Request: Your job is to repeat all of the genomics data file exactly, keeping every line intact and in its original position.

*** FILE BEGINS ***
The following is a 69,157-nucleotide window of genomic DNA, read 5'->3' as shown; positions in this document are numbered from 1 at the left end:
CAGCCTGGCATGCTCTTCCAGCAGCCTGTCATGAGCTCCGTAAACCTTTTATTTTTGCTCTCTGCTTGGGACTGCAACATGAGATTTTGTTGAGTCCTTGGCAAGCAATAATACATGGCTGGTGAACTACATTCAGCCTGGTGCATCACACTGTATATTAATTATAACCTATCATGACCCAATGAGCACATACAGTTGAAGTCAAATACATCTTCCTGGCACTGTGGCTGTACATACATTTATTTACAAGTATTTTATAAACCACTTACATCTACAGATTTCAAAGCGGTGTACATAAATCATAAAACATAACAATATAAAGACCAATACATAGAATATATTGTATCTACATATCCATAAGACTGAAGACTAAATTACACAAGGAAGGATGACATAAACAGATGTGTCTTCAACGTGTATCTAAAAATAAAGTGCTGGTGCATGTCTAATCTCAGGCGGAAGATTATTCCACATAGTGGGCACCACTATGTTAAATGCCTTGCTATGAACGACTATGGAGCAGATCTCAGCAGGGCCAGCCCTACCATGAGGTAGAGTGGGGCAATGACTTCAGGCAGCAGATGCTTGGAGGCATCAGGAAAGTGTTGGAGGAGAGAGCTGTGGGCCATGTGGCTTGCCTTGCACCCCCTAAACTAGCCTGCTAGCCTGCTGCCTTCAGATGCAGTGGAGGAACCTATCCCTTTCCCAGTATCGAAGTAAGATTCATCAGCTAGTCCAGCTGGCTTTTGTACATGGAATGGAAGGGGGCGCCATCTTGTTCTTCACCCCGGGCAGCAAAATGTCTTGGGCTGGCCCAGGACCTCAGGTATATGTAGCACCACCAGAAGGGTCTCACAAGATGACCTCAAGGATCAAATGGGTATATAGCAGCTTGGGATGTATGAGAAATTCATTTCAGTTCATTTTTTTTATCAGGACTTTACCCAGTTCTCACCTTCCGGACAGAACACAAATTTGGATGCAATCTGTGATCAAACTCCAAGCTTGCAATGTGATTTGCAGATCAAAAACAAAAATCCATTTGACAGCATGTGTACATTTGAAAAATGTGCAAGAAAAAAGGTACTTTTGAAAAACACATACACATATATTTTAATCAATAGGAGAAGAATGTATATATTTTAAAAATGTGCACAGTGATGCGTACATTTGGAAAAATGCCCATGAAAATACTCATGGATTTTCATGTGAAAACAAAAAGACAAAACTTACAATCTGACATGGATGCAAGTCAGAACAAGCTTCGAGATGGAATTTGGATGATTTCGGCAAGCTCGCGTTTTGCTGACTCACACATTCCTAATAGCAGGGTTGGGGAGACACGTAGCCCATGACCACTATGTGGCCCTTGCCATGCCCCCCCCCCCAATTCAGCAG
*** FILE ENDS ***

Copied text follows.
The following is a 69,157-nucleotide window of genomic DNA, read 5'->3' as shown; positions in this document are numbered from 1 at the left end:
CAGCCTGGCATGCTCTTCCAGCAGCCTGTCATGAGCTCCGTAAACCTTTTATTTTTGCTCTCTGCTTGGGACTGCAACATGAGATTTTGTTGAGTCCTTGGCAAGCAATAATACATGGCTGGTGAACTACATTCAGCCTGGTGCATCACACTGTATATTAATTATAACCTATCATGACCCAATGAGCACATACAGTTGAAGTCAAATACATCTTCCTGGCACTGTGGCTGTACATACATTTATTTACAAGTATTTTATAAACCACTTACATCTACAGATTTCAAAGCGGTGTACATAAATCATAAAACATAACAATATAAAGACCAATACATAGAATATATTGTATCTACATATCCATAAGACTGAAGACTAAATTACACAAGGAAGGATGACATAAACAGATGTGTCTTCAACGTGTATCTAAAAATAAAGTGCTGGTGCATGTCTAATCTCAGGCGGAAGATTATTCCACATAGTGGGCACCACTATGTTAAATGCCTTGCTATGAACGACTATGGAGCAGATCTCAGCAGGGCCAGCCCTACCATGAGGTAGAGTGGGGCAATGACTTCAGGCAGCAGATGCTTGGAGGCATCAGGAAAGTGTTGGAGGAGAGAGCTGTGGGCCATGTGGCTTGCCTTGCACCCCCTAAACTAGCCTGCTAGCCTGCTGCCTTCAGATGCAGTGGAGGAACCTATCCCTTTCCCAGTATCGAAGTAAGATTCATCAGCTAGTCCAGCTGGCTTTTGTACATGGAATGGAAGGGGGCGCCATCTTGTTCTTCACCCCGGGCAGCAAAATGTCTTGGGCTGGCCCAGGACCTCAGGTATATGTAGCACCACCAGAAGGGTCTCACAAGATGACCTCAAGGATCAAATGGGTATATAGCAGCTTGGGATGTATGAGAAATTCATTTCAGTTCATTTTTTTTATCAGGACTTTACCCAGTTCTCACCTTCCGGACAGAACACAAATTTGGATGCAATCTGTGATCAAACTCCAAGCTTGCAATGTGATTTGCAGATCAAAAACAAAAATCCATTTGACAGCATGTGTACATTTGAAAAATGTGCAAGAAAAAAGGTACTTTTGAAAAACACATACACATATATTTTAATCAATAGGAGAAGAATGTATATATTTTAAAAATGTGCACAGTGATGCGTACATTTGGAAAAATGCCCATGAAAATACTCATGGATTTTCATGTGAAAACAAAAAGACAAAACTTACAATCTGACATGGATGCAAGTCAGAACAAGCTTCGAGATGGAATTTGGATGATTTCGGCAAGCTCGCGTTTTGCTGACTCACACATTCCTAATAGCAGGGTTGGGGAGACACGTAGCCCATGACCACTATGTGGCCCTTGCCATGCCCCCCCCCCCAATTCAGCAG